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According to the vertical stress distribution characteristics in the different stages of mining and excavation in Figure 5, as shown in Figure 5(a), when the 11173 haulage roadway and 11175 return-air roadway of the upper coal seam are excavated completely, stress concentration occurs on both sides of the mining roadway. The maximum stress of the solid coal side is approximately 8 MPa, and the stress concentration coefficient is 1.4. The maximum stress of the coal pillar side is approximately 9.1 MPa, and the stress concentration coefficient is approximately 1.5. As shown in Figure 5(b), when the 11173 mining face is mined out, the maximum stress on the side of the 11173 mining face and the solid coal side of the 11175 return-air roadway is 16 MPa, and the stress concentration coefficient is 2.7, while the maximum stress on the side of the coal pillar is nearly 18 MPa, and the stress concentration coefficient is 3. As shown in Figure 5(c), when the 11175 mining face is mined out, the maximum stress of the 11173 mining face side and 11175 return-air roadway solid coal side reaches 19 MPa, and the stress concentration coefficient reaches 3.2; when the maximum stress of the coal pillar side is nearly 21 MPa, the stress concentration coefficient reaches 3.5. As shown in Figure 5(d), after the excavation of the 1118_{1}3 haulage roadway, the maximum stress on the mining face side of the 11173 mining face and the solid coal side of the 11175 return air roadway is nearly 19 MPa, and the stress concentration factor is 3.2. Compared with the mining process of the previous stage, the maximum stress and stress concentration coefficient on both sides are unchanged, while the maximum stress on the side of the coal pillar is nearly 14.7 MPa and the stress concentration coefficient is 2.45; thus, the maximum stress decreases by nearly 43%, and the stress concentration coefficient decreases by nearly 23%.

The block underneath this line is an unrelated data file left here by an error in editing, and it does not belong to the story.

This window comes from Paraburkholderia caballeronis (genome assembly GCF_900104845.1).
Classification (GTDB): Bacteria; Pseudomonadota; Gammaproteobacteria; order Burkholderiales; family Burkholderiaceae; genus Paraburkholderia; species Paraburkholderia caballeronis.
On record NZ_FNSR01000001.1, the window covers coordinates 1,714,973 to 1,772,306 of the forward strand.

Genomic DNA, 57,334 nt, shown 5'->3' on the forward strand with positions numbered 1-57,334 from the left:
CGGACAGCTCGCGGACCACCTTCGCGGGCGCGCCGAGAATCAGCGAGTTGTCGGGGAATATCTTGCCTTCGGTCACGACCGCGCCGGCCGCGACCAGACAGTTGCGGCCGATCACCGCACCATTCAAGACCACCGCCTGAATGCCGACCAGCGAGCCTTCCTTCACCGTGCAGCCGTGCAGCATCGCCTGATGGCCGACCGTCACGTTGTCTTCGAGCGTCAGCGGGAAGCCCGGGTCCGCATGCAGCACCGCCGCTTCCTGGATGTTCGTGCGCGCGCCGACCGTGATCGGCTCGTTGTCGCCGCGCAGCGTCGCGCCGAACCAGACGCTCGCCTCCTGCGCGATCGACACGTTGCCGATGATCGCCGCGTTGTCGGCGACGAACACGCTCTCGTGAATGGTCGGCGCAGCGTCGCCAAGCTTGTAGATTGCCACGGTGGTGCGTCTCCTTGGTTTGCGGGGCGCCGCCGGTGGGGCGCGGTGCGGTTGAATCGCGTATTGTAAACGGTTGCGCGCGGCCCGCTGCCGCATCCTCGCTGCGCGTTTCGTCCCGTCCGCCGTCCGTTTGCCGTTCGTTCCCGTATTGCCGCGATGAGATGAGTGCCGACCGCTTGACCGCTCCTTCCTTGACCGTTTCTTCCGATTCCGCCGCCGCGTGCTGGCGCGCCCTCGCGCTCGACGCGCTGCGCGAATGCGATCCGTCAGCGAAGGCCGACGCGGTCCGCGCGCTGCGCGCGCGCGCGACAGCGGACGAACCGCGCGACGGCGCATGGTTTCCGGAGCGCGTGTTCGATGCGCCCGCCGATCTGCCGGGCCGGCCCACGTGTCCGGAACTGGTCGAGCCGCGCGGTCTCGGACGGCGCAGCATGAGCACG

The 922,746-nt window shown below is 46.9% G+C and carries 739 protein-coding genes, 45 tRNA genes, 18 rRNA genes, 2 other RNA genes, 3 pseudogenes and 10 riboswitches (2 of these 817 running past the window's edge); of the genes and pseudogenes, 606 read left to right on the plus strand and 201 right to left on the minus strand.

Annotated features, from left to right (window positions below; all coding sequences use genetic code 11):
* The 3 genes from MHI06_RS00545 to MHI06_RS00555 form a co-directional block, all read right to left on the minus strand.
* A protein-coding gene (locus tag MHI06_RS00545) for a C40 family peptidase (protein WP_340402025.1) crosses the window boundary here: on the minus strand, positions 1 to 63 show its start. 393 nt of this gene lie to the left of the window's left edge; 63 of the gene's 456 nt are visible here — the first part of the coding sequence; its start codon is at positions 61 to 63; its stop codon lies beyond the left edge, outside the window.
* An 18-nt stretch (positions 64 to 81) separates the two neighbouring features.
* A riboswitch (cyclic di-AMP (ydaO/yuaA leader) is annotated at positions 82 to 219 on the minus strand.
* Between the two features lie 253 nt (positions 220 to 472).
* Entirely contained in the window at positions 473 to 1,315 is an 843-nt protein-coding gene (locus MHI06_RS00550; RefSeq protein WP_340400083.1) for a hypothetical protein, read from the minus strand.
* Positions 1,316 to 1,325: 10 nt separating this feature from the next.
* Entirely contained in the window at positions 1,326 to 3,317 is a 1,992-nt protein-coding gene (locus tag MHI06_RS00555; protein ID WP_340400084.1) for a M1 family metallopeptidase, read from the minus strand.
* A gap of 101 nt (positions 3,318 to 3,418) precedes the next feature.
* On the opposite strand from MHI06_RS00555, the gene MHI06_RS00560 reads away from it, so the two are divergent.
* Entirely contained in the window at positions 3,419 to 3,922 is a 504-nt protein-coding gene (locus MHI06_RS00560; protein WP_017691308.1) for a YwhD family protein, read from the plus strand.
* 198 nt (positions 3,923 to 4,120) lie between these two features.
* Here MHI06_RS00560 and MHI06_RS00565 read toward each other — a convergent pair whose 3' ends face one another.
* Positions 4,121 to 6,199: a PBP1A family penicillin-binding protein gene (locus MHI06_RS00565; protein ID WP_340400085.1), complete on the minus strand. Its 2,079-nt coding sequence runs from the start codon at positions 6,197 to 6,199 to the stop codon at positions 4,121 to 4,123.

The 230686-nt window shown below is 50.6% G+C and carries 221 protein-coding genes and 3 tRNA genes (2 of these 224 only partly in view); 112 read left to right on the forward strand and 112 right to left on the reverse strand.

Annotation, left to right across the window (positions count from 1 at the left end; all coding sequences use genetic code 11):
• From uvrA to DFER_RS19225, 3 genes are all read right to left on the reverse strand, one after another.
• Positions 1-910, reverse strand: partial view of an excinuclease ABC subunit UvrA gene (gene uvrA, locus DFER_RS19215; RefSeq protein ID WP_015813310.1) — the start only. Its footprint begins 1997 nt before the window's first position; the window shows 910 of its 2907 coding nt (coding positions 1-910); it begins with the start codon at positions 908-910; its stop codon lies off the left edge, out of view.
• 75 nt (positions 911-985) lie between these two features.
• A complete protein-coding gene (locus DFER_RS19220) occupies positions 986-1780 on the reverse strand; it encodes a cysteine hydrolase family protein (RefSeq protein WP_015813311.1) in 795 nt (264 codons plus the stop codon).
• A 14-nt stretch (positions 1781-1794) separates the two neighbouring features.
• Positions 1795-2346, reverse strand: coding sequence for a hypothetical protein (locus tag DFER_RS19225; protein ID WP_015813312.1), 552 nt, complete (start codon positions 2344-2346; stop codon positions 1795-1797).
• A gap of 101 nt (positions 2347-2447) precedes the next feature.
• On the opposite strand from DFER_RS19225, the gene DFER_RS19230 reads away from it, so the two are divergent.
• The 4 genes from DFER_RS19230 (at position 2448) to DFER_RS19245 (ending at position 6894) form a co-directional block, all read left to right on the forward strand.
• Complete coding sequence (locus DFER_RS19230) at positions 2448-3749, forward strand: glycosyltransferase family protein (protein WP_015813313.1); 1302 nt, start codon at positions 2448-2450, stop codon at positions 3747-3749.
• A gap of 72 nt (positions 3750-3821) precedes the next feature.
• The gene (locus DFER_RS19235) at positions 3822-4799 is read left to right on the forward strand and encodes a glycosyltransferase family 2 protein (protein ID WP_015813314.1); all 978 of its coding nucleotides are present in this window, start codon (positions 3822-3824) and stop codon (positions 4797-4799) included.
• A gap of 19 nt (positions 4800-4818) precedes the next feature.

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To directly express the vertical stress distribution caused by mining disturbance, it is proposed that the “stress relief degree” of the mining space is qualitatively expressed in different zones, that is, the high-pressure relief zone (Zone A) where the stress is concentrated, the moderate pressure relief zone (Zone B-1 and Zone B-2) where the stress is moderately concentrated, and the general pressure relief zone (Zone C) where the induced stress is low. First, comparing the plastic zone of the surrounding rock in Figure 4(b) with the distribution of the “stress relief degree” in Figure 5(b), when the 11173 mining face is mined out and the stress balance is computed, the height of the “stress relief degree” zones in the upper coal seam is approximately 28 m, and the depth of the “stress relief degree” zones in the lower coal seam (slightly lower than the upper coal seam “stress relief degree”) is approximately 29 m, which is identical with the failure height of the overlying strata (25 m) or the failure depth of the floor strata (28 m) in Figure 4(b). Second, Figures 5(c) and 5(d) show that when the 11175 mining face has been mined out and the 1118_{1}3 haulage roadway is being excavated, the height of high-pressure relief zone (Zone A) ranges from 12 m to 13 m, and that of the moderate pressure relief zone (Zone B-1) ranges from 85 m to 88 m. Compared with the results in Figures 4(c) and 4(d), the heights of the tensile shear failure zone (Zone A) and shear slip zone (Zone B-2) (10 m to 11 m and 90 m to 91 m, respectively) (Figures 5(c) and 5(d)) are the same, and the plastic failure depth is nearly stable. Finally, Figures 5(c) and 5(d) show that the depth of the surrounding rock of the same order of magnitude in Zone B-2 does not change because it does not reach its ultimate failure strength. When the 1118_{1}3 haulage roadway is excavated, the “stress relief degree” of the general pressure relief zone (Zone C) increases again due to change from the critical state of the previous stage, and the surrounding rock stress is transferred sharply to the mining space.